Hudson's World Series debut doesn't lack intensity

Hudson's World Series debut doesn't lack intensity

SAN FRANCISCO -- Tim Hudson had toiled through 16 big league seasons to finally get the opportunity to throw his first pitch in a World Series game.

On Friday night at 5:10 p.m. PT the Giants right-hander finally got his wish as he uncorked a 91-mph fastball. In the blink of an eye Alcides Escobar smacked the pitch off the left-field wall for a double.

So much for a storybook beginning.

  Date     Recaps Highlights
Gm 1 Oct. 21     SF 7, KC 1 video
Gm 2 Oct. 22     KC 7, SF 2 video
Gm 3 Oct. 24     KC 3, SF 2 video
Gm 4 Oct. 25     SF 11, KC 4 video
Gm 5 Oct. 26     SF 5, KC 0 video
Gm 6 Oct. 28     KC 10, SF 0 video
Gm 7 Oct. 29     SF 3, KC 2 video
"I'm always aggressive when I get to the batter's box for my first turn," Escobar said after the Royals 3-2 win gave them a 2-1 Series lead. "I know he's going to throw me fastballs. He isn't going to throw me a changeup. And I'm going to put a good swing on it to try to hit it hard."

Instead of easing into things and maybe savoring the moment just a bit, Hudson found himself in a jam. It was an "ambush," Giants manager Bruce Bochy said, but one Hudson, in retrospect, said he should have seen coming.

"Well, it's the first pitch of the game," Hudson said. "I mean, normally pitches don't get swung at first pitch of the game too often, but you know what I mean? It's a pitch in the ballgame that can get hit and you still have to make decent pitches in the first pitch of the ballgame. You've got to give him credit. He could have popped it up just as easy as he doubled it, but he didn't pop it up, he hit a double and they got me in a jam right there off the get-go."

Hudson did a nice job of limiting the damage, as back-to-back groundouts by Alex Gordon and Lorenzo Cain brought home Escobar, but the Royals would get no more in the inning.

One inning later, Hudson again was in trouble when Mike Moustakas singled and Omar Infante walked, but again he stiffened when he needed to and retired the side without a run scoring.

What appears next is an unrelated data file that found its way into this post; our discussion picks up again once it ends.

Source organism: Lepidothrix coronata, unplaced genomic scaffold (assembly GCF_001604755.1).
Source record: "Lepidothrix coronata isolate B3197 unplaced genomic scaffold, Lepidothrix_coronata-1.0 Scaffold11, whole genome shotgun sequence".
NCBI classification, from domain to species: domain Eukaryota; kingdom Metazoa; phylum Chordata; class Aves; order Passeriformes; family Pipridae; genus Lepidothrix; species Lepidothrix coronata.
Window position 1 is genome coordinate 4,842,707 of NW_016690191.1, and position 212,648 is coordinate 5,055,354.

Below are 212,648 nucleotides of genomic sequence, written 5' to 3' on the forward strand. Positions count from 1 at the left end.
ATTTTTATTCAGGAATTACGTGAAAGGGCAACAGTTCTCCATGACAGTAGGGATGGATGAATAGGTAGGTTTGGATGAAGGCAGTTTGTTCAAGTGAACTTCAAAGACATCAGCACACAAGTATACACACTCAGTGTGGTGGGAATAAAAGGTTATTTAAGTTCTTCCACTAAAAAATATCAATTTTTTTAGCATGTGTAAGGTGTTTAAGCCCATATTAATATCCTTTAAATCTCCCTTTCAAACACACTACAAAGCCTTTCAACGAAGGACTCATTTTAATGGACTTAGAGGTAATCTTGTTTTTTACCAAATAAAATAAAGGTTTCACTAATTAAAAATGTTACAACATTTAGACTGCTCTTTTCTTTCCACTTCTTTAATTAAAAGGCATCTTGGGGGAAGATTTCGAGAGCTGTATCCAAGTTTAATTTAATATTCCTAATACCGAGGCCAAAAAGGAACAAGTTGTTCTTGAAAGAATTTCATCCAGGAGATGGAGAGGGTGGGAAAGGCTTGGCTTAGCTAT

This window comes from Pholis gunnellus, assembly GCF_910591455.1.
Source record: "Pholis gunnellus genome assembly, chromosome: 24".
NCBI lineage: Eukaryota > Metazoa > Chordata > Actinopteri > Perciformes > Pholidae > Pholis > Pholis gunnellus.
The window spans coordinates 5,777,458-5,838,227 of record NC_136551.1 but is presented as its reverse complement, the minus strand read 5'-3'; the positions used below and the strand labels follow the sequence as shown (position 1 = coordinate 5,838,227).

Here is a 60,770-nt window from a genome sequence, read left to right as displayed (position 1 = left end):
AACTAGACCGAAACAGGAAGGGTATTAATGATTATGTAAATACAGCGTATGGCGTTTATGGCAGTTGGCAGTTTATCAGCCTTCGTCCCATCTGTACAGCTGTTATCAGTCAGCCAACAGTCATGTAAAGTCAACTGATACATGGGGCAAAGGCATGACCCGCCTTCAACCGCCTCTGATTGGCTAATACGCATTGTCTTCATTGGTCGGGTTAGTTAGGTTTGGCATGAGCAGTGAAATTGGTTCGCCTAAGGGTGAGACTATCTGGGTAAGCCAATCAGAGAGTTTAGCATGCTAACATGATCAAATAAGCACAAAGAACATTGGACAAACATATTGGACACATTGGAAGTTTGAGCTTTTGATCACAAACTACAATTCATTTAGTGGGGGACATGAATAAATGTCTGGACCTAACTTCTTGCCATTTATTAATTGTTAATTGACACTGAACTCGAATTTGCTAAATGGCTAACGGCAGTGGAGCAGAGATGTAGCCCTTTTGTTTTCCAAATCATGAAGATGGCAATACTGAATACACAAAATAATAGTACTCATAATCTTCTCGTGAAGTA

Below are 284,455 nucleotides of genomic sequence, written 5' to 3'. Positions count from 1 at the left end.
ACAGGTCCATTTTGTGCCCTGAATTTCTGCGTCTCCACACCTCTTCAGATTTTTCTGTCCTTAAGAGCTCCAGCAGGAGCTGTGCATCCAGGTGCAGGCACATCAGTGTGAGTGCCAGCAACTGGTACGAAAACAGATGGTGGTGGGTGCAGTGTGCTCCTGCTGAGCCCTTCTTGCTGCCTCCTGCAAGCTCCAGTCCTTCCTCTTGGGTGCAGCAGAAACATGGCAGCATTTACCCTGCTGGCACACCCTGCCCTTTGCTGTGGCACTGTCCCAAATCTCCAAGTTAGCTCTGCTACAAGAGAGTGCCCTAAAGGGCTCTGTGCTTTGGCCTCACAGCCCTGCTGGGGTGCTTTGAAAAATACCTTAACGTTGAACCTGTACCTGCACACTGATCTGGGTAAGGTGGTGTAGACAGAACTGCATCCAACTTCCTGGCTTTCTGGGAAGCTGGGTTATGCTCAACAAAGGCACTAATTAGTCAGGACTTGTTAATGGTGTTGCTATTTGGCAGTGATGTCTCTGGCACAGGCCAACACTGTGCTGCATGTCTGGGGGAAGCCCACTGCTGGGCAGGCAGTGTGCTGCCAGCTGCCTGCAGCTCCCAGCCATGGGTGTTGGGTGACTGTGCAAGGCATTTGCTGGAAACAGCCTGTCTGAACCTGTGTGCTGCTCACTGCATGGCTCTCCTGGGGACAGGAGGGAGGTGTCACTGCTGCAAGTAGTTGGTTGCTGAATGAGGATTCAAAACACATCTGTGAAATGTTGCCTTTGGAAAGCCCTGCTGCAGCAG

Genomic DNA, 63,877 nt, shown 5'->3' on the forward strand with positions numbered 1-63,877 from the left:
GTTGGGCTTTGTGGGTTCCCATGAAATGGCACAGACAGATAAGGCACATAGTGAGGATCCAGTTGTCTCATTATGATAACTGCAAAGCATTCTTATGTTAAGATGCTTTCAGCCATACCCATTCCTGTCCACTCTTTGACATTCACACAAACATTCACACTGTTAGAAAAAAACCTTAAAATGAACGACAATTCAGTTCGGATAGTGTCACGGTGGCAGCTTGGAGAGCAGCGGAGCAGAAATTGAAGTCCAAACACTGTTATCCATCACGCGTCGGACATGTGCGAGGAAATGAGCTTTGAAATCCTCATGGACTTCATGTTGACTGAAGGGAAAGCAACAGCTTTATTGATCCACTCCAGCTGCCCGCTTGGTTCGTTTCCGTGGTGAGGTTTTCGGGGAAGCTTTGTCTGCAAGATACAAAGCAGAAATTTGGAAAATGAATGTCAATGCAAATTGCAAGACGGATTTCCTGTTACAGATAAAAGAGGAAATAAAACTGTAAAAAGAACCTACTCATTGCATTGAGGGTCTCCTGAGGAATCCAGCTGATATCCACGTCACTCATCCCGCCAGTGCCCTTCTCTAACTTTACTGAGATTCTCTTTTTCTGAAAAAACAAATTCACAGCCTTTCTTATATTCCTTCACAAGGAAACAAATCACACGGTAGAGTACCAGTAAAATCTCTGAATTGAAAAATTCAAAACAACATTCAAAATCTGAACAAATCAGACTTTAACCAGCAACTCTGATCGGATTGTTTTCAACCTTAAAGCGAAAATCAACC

Hudson induces double play

From there, Hudson seemed to find his rhythm, retiring 12 straight hitters and keeping the score at 1-0 through five innings.

"I thought he had great stuff and was keeping the ball down, good movement on his pitches," Bochy said. "I thought he did a really nice job. He gave us what we were hoping and a chance to win, and that's all you can ask for from your starters. I thought he got better and better as the game went."

Bochy on 3-2 loss in Game 3

After retiring Jeremy Guthrie to start the sixth, Hudson allowed a single to Escobar and an RBI double to Gordon. After retiring Cain, Bochy elected to go with the left-hander Javier Lopez, who wound up allowing one of Hudson's runners to score and the Giants trailed, 3-0.

"Felt like we had a pretty good groove right there in the middle innings and Buster called a great game," Hudson said. "They managed to scratch and get a couple of runs and got a third run on us there in that sixth inning that at the time seemed like it was going to be tough for us, but you know our guys came back and put up two in the bottom of that inning and made a game of it."

Kim Hudson on watching Tim

As he walked off the mound, frustrated by what had just transpired, Hudson saw the sellout crowd come to its feet to give him a standing ovation.

It was an acknowledgement of how long his journey to this moment had been. Hudson had thrown 3,003 regular-season innings and another 68 1/3 in the postseason before getting to his first World Series. At 39, he is the third-oldest pitcher to make his World Series debut.

Hudson on loss in Game 3

After the loss, which puts the Giants in a 2-1 hole heading into Saturday's Game 4, Hudson was asked if he was able to enjoy the game after falling behind so early.

"You're out there competing. I don't know if enjoyment is a word you can say," Hudson said. "I mean, I was excited to be out there and excited to go out there and compete and hopefully give us a chance to win. It was a great experience. Obviously I wish we would have won the ballgame. We've still got a lot of baseball left."

Giants on Game 3 loss vs. KC

If the Series goes the distance, Hudson would be in line to start Game 7 in Kansas City, but while he waited a long time for his first World Series start, it would be just fine by him if it's his only one this year, as long as the Giants win the title.

"Well, I hope that we win the next three games and I don't have to, I'm going to be honest with you," Hudson said. "If I do have the opportunity to pitch again, it's something I'll definitely be looking forward to and I'll be prepared just like always."

Steve Gilbert is a reporter for MLB.com. Read his blog, Inside the D-backs, and follow him on Twitter @SteveGilbertMLB. This story was not subject to the approval of Major League Baseball or its clubs.